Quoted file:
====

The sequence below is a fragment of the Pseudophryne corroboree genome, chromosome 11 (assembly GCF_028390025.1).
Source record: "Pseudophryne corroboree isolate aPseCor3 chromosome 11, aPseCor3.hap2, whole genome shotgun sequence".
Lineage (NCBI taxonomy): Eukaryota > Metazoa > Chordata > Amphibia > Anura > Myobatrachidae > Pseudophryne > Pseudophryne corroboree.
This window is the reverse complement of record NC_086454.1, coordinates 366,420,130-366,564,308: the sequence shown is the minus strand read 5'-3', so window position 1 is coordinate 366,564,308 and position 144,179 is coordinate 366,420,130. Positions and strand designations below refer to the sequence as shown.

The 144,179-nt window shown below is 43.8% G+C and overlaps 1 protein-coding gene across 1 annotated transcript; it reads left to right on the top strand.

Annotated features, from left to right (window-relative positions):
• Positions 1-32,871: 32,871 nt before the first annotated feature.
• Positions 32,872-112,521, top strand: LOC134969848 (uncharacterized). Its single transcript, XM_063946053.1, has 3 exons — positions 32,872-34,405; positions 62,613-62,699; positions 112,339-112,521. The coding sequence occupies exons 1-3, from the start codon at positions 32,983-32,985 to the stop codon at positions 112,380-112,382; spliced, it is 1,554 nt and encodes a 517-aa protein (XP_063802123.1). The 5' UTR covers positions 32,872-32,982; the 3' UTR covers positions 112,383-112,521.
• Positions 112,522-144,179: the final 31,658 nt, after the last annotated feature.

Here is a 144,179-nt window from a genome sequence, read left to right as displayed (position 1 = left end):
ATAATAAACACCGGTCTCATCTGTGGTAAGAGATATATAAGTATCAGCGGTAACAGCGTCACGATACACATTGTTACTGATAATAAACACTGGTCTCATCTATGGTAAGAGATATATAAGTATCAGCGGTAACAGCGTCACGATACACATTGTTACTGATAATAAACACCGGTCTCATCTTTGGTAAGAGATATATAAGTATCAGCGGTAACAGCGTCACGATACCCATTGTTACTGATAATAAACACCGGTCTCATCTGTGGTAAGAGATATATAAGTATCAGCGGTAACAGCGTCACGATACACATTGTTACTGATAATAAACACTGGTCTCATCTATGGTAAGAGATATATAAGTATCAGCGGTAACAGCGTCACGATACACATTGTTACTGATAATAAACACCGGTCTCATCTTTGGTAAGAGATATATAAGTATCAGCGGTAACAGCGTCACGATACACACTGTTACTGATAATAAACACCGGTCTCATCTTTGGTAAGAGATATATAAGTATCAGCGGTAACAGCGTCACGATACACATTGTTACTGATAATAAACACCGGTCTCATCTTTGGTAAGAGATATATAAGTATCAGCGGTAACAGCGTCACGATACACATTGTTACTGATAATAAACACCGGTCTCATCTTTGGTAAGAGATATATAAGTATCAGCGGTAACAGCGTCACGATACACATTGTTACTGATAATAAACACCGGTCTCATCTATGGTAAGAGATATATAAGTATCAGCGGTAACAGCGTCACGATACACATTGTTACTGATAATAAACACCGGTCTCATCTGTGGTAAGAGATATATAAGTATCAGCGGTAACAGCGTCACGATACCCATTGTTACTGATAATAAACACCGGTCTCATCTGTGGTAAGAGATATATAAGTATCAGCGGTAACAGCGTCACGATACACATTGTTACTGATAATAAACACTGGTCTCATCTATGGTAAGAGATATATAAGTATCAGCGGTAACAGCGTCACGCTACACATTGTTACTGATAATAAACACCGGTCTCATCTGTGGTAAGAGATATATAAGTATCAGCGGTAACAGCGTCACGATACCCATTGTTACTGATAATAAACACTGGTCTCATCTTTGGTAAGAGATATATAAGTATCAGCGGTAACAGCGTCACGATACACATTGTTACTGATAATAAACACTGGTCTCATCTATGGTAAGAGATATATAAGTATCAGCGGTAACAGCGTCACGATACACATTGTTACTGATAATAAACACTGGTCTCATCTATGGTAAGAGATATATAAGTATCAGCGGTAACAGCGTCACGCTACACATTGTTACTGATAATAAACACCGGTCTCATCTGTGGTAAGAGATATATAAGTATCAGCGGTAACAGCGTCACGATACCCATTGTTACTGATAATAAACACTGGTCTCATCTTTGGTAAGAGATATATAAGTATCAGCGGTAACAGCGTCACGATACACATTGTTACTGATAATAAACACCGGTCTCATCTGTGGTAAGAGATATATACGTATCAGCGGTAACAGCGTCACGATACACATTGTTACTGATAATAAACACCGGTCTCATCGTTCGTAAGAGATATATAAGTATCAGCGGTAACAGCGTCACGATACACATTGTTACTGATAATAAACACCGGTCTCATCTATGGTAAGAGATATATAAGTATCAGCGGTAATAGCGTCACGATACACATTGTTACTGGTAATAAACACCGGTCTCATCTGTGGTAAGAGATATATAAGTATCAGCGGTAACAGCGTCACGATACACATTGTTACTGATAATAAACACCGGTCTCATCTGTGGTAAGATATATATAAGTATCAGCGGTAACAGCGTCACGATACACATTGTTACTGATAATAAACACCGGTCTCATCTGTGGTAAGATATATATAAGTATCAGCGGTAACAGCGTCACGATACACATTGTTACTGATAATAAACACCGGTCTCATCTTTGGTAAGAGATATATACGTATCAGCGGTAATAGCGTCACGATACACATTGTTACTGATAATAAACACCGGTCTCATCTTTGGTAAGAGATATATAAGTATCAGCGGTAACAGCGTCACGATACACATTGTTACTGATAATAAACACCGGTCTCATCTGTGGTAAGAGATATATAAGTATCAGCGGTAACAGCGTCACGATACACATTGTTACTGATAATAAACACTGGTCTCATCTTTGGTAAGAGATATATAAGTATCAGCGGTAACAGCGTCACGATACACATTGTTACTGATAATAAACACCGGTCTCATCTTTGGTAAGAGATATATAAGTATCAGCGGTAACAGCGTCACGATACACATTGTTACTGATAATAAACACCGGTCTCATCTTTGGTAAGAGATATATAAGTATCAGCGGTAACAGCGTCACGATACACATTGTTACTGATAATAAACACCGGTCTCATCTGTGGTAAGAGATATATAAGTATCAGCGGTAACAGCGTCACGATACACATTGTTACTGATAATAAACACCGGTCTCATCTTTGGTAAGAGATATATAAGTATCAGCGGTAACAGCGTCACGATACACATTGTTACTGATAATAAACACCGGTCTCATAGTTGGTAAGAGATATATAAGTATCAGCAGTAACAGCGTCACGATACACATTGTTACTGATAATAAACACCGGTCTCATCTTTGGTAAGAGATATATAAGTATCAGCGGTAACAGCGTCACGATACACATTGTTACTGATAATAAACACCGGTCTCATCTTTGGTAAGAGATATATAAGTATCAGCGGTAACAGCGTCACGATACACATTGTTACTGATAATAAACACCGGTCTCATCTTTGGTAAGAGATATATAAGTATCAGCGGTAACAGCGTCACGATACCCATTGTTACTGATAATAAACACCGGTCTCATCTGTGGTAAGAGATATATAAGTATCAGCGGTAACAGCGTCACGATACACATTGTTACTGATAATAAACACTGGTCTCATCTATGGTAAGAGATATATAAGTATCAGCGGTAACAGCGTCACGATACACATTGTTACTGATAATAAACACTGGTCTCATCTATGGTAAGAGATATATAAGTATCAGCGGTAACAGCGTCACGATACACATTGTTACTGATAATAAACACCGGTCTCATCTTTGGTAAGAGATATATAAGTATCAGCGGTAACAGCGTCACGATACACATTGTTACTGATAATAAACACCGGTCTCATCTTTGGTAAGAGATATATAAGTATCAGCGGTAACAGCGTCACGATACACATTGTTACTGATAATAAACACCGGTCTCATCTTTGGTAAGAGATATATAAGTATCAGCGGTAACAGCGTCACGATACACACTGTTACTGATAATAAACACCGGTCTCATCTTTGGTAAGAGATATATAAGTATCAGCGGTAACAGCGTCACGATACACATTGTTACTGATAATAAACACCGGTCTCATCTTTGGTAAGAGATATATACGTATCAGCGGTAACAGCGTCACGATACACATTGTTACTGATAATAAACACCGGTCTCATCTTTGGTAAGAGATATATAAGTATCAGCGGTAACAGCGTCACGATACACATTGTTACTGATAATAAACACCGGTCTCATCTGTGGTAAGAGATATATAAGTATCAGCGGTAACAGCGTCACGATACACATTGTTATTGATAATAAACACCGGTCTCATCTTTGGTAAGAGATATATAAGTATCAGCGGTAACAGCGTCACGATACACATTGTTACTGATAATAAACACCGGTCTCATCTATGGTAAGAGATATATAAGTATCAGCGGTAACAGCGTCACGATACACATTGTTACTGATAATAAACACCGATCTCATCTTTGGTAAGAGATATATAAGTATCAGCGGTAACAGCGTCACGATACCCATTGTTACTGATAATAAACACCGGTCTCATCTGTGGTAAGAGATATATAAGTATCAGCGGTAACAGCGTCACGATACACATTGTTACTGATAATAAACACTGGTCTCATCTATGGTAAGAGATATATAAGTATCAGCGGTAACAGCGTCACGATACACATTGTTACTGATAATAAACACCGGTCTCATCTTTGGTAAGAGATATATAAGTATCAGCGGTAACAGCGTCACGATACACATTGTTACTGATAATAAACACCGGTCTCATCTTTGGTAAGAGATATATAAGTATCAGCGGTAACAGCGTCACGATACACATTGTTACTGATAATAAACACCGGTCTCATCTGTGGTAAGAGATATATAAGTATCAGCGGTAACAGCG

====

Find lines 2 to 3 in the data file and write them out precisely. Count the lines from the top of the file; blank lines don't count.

Source record: "Pseudophryne corroboree isolate aPseCor3 chromosome 11, aPseCor3.hap2, whole genome shotgun sequence".
Lineage (NCBI taxonomy): Eukaryota > Metazoa > Chordata > Amphibia > Anura > Myobatrachidae > Pseudophryne > Pseudophryne corroboree.